4. AAFA Allergens and allergic asthma. Available from: https://www.aafa.org/allergic-asthma/ [Accessed April 2021
  5. AAAAI Asthma triggers and management. Available from: https://www.aaaai.org/conditions-and-treatments/library/asthma-library/asthma-triggers-and-management 
  6. Asthma UK Types of Asthma. Available from: https://www.asthma.org.uk/advice/understanding-asthma/types/ [Last accessed March 2021].
  7. GINA Pocket Guide 2020. Available from: https://ginasthma.org/wp-content/uploads/2020/04/Main-pocket-guide_2020_04_03-final-wms.pdf [Accessed April 2021]
  8. Zein J, Asthma is different for women. Curr Allergy Asthma Rep. 2015 June;15(6): 28.
  9. Leynaert B et al. Gender differences in prevalence, diagnosis and incidence of allergic and non-allergic asthma: a population-based cohort. Thorax. 2012;67(7):625–31.
  10. Chung KF, Personalised medicine in asthma: time for action. European Respiratory Review. 2017. 26: 170064.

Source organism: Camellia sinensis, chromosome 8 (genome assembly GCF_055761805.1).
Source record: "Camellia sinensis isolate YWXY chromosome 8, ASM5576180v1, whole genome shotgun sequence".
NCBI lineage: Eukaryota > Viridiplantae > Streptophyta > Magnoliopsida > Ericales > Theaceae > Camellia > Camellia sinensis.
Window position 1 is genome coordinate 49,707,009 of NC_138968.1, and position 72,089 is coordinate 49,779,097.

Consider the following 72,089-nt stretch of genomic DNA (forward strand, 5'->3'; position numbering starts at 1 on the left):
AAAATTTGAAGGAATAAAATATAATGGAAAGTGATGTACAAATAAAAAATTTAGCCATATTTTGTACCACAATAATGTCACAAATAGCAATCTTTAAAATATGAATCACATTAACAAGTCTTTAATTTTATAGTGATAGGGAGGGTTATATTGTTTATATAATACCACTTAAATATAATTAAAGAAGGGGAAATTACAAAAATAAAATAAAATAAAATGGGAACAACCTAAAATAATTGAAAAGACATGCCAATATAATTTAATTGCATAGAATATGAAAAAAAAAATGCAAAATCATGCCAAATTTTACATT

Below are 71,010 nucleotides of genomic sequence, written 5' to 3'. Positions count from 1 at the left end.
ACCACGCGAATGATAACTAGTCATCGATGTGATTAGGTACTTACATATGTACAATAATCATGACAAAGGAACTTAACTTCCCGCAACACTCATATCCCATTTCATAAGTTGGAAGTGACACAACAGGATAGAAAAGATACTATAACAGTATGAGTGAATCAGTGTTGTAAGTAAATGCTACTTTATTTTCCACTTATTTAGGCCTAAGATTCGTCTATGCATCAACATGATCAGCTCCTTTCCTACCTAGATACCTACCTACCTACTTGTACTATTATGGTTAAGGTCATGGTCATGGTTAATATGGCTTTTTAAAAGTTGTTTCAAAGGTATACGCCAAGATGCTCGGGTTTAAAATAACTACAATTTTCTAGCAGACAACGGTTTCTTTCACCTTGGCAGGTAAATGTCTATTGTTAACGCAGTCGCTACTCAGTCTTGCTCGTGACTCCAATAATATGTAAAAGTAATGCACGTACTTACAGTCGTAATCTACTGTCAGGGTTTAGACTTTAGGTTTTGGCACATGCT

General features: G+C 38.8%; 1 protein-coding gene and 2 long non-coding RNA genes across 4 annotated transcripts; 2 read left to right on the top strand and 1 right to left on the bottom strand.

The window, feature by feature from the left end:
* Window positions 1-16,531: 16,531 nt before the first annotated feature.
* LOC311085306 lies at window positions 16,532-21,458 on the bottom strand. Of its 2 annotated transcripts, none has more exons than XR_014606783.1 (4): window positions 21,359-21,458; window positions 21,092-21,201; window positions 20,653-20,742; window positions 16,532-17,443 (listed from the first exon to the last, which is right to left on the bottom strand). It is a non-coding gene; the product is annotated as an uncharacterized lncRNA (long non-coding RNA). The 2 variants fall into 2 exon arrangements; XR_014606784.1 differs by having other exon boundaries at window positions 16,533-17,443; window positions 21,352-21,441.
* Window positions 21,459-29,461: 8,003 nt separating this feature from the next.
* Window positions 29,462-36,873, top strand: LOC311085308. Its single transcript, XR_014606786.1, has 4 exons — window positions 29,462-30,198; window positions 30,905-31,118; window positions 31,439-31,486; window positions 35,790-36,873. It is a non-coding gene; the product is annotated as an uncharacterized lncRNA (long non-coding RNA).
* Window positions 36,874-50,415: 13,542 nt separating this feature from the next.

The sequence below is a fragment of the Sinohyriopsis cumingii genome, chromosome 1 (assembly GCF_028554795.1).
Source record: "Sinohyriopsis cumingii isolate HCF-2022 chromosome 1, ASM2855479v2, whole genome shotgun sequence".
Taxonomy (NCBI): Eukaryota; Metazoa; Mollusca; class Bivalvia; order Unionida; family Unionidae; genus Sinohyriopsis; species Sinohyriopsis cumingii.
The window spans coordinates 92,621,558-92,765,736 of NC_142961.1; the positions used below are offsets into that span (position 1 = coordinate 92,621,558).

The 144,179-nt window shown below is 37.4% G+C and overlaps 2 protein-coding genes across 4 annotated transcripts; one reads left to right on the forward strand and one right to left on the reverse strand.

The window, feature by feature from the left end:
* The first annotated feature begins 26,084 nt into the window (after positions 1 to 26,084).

11. WebMD, Types of Asthma. Available from: https://www.webmd.com/asthma/types-asthma [last accessed April 2021]. 
  12. D’Amato G, et al. Effects on asthma and Respiratory allergy of climate change and air pollution. Multidisciplinary Respiratory Medicine 2015;10:39.
  13. Pew Research. A look at how people around the world view climate change. Available from: https://www.pewresearch.org/fact-tank/2019/04/18/a-look-at-how-people-around-the-world-view-climate-change/ [Accessed April 2021]
  14. Liew KL et al. How do we choose inhalers? Patient and physician perspectives on environmental, Financial and ease-of-use factors. Thorax 2017. 72 (Supplement) P280.